We’re often asked about Andy’s background and past experience. In this blog post he reveals all, well almost, and discusses his 30 year love affair with photography. Hopefully by the end of of this post you’ll understand why he does what he does!
The year is 1986 and I’m 12 years old. Now 6 is getting mashed up in my Sony Walkman, I’m proudly sporting a pink Joe Bloggs T-shirt, black Pepe jeans and yellow neon socks, and I’m looking forward to watching Top Gun on my mates betamax.
I was doing “ok” at the academic stuff but my true passion lay with the visual arts, being a prolific drawer and painter of almost anything, especially fast cars and girls at this age. Although I could knock out a pretty mean sketch of a Lamborghini Countach or Linda Lusardi, sadly my own expectations were already far exceeding my fairly average abilities.
It was around this time that a wonderful neighbour introduced me to the world of photography, kindly lending me one of his many shiny SLR’s to play with. As a typically impatient and lazy youth the almost instant nature of photography, compared with laborious and time consuming task of sketching on paper, was a real revelation for me. Everything about the photographic process fascinated me. From the precision and beautiful engineering of the cameras through to the pure wonder and voodoo like magic of darkroom printing; my life long love affair with photography had began.
Skip forward 10 years to 1996 and now I’m the one getting mashed, mainly on cheap ale in some grungy student bar. After somehow graduating with a decent photography degree I soon moved to London, with my then girlfriend and future wife Debbie, our whole worldly processions in the back of my beloved Renault 5.
Considering my youthful arrogance and professional naivety I soon landed my first job with Mac User magazine, not as the photographer, as ridiculously I couldn’t afford a decent camera, but as the set designer for a job featuring Peter Firkin’s Clangers (see above). Although I didn’t even know how to create an invoice for my time, the thrill of seeing my work in commercial print was truly addictive.
In the 10 years that I lived, loved, partied and worked in London I was fortunate enough to see my creations hanging in trendy galleries alongside proper artists like Tracey Emin, Gavin Turk and even David Bowie, printed on magazines, book jackets and CD covers, stretching enormous 48 sheet billboards and illuminated on bus stops for big brands like ITV, Toblerone and Cobra beer (see gallery below). I was also fortunate enough to meet, work and get very very drunk with some incredible talent, although I rarely appreciated it at the time.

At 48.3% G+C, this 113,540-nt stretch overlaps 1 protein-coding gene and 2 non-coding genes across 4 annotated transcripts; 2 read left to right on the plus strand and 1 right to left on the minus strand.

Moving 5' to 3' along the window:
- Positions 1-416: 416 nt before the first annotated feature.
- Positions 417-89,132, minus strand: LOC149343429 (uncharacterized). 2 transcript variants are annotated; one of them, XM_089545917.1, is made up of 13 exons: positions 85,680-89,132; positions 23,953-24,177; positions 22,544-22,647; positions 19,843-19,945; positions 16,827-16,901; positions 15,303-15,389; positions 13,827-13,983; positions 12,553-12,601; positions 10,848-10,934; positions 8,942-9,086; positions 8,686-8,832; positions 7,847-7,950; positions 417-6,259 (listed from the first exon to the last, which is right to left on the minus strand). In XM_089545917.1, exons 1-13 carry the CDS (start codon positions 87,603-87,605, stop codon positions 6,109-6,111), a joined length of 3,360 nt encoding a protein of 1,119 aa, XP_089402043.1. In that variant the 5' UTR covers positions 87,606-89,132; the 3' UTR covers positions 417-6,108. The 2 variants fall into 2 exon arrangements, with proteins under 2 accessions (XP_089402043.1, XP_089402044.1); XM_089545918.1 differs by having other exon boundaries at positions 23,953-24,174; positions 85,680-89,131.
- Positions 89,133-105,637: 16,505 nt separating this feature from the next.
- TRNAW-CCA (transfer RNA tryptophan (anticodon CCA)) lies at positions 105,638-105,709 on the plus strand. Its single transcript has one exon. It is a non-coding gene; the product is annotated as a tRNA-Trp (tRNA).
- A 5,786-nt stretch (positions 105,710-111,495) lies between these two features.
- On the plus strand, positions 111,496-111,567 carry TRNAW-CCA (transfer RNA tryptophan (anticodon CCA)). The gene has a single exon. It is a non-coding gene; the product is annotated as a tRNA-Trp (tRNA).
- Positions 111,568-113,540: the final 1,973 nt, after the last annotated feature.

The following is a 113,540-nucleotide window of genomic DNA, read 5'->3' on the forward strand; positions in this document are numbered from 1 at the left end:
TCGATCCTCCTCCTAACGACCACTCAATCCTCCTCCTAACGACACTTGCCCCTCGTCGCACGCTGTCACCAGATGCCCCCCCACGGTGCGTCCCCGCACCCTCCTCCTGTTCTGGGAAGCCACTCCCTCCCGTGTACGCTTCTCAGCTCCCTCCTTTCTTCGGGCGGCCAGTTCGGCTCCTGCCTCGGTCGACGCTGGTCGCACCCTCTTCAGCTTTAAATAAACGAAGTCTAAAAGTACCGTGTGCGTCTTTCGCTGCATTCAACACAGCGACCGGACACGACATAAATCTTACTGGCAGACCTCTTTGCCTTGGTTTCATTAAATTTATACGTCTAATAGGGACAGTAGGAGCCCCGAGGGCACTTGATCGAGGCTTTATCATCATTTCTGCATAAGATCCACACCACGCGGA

After cutting my teeth in the big smoke, it was a series of life changing events, mainly getting married and the arrival of our son, that first made us question our less than family friendly lifestyle. We decided to move back to Northamptonshire in 2006, the county in which we had both grown up and indeed met (in the Sixth form common room).
For the first few years I continued to shoot commercial photography, mainly for small local companies, although found the majority of commissions pretty uninspiring compared to what I’d enjoyed previously. It was the arrival of our gorgeous daughter, combined with the mellowing effect of age, that first helped me appreciate life from a new perspective and see the opportunities that this presented. Coincidently, all this came at a time when a close friend, and new dad himself, was gingerly asking if I’d photograph their 6 month old, in exchange for a few beers of course. At first I was unsure, I’d always loved capturing our own children but never contemplated doing it professionally. However after extensive research I gave it a go and discovered that I loved every second, but most surprisingly… so did everyone else!
I’d found my new passion, obsession and challenge, I was going to be a world class children’s portrait photographer (uncompromising quality and ambition has never left me). Although always steering clear of portraiture in the past, I was more of a hide behind the big camera type photographer, I’d always admired the works of incredible portrait photographers like Richard Avedon and David Bailey. These photographers more than most seemed to dig deep beneath the skin revealing real character, personality and emotion. The work of these geniuses plus a few others gave me the inspiration to develop my own unique style and approach. I had a lot to learn, certainly in learning how to run a business, but I loved every single second… and still do to this day!
And that’s it really, the rest of my story kind of tells itself. I continue to develop and mature as a portrait artist but fundamentally I’m still as passionate about photography as that 12 year old boy… although considerably more patient and with ‘slightly’ better dress sense!